One way to calculate the carrying capacity of an area is to apply the DSE measure – dry sheep equivalent. It’s a stocking rate term intended to indicate the carrying capacity of an area of land, usually rural properties. In a world oozing with human beings, the question is being asked: What is the human carrying capacity of the earth?
The answers – since there’s more than one – depend on many factors, one of them being ecological footprint. And this is where things become tricky. The lifestyle of ages past such as Aboriginal people, who lived well within the carrying capacity of the land was vastly different to the lifestyle of the first settlers and our grandparents which in turn is vastly different to the lifestyles to which we’ve become accustomed.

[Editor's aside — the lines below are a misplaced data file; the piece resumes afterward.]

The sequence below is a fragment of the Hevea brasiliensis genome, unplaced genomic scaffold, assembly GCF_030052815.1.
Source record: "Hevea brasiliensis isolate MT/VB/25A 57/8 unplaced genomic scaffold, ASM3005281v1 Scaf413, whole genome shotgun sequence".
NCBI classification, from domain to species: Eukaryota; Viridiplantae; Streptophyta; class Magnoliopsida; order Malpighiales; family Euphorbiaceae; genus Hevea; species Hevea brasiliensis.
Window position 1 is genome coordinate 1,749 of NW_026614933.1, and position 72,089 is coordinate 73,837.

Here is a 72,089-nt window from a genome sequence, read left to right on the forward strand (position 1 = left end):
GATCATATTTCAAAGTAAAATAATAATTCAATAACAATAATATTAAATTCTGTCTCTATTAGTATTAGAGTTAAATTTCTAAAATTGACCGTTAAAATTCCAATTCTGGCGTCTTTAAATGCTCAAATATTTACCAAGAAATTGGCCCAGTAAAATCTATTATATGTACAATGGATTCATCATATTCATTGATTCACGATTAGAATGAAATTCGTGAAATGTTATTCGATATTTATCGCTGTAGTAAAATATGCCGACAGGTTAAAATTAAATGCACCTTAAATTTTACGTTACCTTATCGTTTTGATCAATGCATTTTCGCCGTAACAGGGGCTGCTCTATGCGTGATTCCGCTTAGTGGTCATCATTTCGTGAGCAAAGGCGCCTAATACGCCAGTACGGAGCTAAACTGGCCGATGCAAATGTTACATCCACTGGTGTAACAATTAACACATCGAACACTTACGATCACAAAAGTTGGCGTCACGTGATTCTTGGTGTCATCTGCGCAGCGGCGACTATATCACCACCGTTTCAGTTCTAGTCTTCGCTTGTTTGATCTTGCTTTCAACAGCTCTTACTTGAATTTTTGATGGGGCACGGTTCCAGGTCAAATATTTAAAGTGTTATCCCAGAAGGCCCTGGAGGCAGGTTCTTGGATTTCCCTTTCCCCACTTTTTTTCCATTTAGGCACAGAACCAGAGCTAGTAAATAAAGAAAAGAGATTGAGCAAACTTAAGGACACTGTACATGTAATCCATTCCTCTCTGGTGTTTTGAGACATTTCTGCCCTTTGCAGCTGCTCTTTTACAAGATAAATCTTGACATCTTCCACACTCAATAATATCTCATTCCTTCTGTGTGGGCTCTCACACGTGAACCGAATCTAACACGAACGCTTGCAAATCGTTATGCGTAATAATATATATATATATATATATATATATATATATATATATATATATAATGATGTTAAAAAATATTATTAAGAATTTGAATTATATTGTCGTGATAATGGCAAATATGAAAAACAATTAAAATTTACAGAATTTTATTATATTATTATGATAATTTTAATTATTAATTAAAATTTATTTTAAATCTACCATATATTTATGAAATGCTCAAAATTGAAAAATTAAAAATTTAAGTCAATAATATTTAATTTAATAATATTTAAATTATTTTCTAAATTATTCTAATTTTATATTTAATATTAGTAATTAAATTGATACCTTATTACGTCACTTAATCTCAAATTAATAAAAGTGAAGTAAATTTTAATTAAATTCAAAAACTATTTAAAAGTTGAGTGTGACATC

David and Francis Pollock operate a pastoral lease – Wooleen – in the Murchison region of WA. where they have destocked their 1,530 sq.km. property. Applying regenerative agriculture principles the intention is to bring back native grasses and other vegetation in the interests of maintaining year round ground cover. Tourism has now become an integral part of the business to provide an income from which to carry out the restorative work.
As a visitor to Wooleen, Carolyn Beasley, in Homes on the rangelands (Australian Geographic, Jan-Feb. 2021) writes: ‘Before setting up camp, I sign Wooleen’s Commitment to Country pledging to protect the landscape. The Pollocks avoid overstocking with humans (read tourists), just as they do with cattle.’
In the interests of this ancient land, how do you reckon it would go down with visitors to Munibung Hill if they were asked to sign a Commitment to Country agreement? Read the Wooleen Commitment to Country agreement here: Wooleen Station, Commitment to Country